The Origins of The War of The Spanish
- The speed with which the major warring powers demobilized proved that they were
now committed to peace in the long term at the end of the Nine Years War
- However, it still left France with a rather impressive military establishment: 100
000 infantry and 30 000 cavalry men.
- It is clear though, that Louis XIV was committed to Peace
- 16 June 1698 Louis XIIV said, “Peace can only be upset apparently by the
eventuality of the King of Spain’s Death.” The only apparent source for
immediate international instability according to the Sun King
- The reason for this was because the Charles II the Spanish King was heirless…the
succession of Spain wouldn’t have been so important if it wasn’t for the fact that
there was no state in which Spain owned a piece of. Thus, the succession of Spain
would have determined the balance of power in all of Europe.
- For example, whoever ruled the Spanish Netherlands controlled the fate of the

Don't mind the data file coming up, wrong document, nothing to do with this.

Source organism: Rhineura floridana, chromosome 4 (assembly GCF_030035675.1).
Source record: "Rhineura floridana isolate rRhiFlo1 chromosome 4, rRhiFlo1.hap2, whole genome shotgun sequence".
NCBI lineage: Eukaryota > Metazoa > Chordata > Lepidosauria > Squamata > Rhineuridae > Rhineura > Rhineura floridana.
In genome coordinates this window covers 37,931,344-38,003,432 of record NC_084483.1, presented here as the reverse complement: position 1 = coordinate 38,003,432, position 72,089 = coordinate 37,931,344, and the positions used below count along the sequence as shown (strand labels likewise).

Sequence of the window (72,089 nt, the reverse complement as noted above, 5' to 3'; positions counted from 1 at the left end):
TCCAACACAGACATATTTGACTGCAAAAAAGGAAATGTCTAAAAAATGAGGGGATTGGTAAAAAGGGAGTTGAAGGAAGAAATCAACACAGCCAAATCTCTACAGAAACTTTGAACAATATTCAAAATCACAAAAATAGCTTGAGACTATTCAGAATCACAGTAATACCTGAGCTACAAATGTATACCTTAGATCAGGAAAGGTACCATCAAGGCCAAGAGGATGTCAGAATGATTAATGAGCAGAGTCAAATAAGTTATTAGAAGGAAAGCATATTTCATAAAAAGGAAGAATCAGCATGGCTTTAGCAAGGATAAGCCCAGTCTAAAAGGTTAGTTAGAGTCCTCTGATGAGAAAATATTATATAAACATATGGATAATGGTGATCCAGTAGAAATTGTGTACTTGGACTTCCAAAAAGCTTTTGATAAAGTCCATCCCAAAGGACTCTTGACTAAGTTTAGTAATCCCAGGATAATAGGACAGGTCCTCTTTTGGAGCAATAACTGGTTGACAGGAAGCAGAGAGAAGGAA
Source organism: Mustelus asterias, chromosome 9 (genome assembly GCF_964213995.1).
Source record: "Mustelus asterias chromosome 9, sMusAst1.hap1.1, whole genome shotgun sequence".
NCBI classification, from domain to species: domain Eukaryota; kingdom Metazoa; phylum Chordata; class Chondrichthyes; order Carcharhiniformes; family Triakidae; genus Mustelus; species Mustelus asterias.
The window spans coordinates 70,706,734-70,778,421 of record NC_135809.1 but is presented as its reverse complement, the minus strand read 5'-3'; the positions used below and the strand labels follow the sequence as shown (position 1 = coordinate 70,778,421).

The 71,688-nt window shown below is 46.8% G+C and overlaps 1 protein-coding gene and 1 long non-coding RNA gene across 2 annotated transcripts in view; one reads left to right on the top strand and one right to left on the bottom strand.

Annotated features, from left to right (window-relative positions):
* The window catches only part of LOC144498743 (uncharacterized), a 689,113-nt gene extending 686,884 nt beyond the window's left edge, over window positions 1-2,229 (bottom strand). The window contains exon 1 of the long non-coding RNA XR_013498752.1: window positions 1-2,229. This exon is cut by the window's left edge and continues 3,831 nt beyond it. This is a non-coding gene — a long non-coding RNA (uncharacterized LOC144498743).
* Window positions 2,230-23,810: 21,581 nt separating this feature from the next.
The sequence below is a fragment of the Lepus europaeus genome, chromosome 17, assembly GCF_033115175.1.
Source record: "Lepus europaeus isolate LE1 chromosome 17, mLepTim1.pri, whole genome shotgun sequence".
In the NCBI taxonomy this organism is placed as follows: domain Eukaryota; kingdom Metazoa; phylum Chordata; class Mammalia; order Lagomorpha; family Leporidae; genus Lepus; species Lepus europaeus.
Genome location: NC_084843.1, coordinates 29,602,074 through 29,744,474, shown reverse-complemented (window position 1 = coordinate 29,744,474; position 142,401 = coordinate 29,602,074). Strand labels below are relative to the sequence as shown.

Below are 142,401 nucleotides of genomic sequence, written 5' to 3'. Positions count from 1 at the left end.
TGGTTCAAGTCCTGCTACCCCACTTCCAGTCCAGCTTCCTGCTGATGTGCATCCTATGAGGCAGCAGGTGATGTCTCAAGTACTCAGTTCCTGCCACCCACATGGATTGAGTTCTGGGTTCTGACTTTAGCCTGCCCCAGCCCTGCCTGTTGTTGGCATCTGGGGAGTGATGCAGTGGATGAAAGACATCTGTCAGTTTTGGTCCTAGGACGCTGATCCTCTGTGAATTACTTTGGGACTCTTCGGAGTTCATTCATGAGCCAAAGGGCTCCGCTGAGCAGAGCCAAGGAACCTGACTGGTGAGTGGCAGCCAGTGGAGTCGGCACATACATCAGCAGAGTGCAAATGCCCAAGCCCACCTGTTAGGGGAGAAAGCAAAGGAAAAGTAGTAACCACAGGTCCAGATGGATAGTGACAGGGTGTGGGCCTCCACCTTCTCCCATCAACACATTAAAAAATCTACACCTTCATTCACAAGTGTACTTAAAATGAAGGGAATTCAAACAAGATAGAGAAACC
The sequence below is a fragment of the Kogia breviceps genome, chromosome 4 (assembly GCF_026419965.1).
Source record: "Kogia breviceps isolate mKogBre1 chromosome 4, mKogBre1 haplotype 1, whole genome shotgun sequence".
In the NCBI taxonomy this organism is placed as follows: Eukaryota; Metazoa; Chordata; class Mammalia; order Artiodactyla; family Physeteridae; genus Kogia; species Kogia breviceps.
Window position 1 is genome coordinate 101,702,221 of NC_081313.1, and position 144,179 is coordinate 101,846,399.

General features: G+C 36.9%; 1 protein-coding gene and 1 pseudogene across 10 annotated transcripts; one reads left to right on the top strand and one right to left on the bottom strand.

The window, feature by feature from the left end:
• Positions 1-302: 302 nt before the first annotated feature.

Dutch Republic; which is why the Dutch and British fought so hard to keep it from
- England and the Dutch Republic had a vested and economic interest in the future of
the Spanish territories (i.e. colonies in the Americas were important commercial
and shipping locations for the maritime powers – their commercial monopoly was
unwanted in the Spaniard’s [and most of Europe’s eyes]; however, as the Spanish
courts were weak they couldn’t do much about it).
- Archduke Charles of Austria also wanted Milan, Naples, Sicily and Sardinia.
- The initial signs were optimistic; the various states were willing to work together
- July 1698 Louis XIV wrote in a letter to the Compte of Tallard, “…One never
knows how it will turn out. Nothing is more sure than the misfortunes that war will
bring with it; the sufferings of people. And having sacrificed such great advantages
to restore repose [i.e. peace, tranquility, stability] to my subjects, no interest
appears more pressing to me than that of preserving for them [his people] the
tranquility [their peace] which they enjoy at present…”
- Louis XIV found that William III was also disillusioned with war as a way of
dealing with the French challenge in Europe.
- The ruling elite of the Dutch Republic and the House of Commons in England were
not prepared to sanction a war with France over the Spanish Succession. The
Anglo-Dutch war machine was in no position to return to war any time soon as a
result of this, which is why he was so willing to deal peacefully with Louis XIV.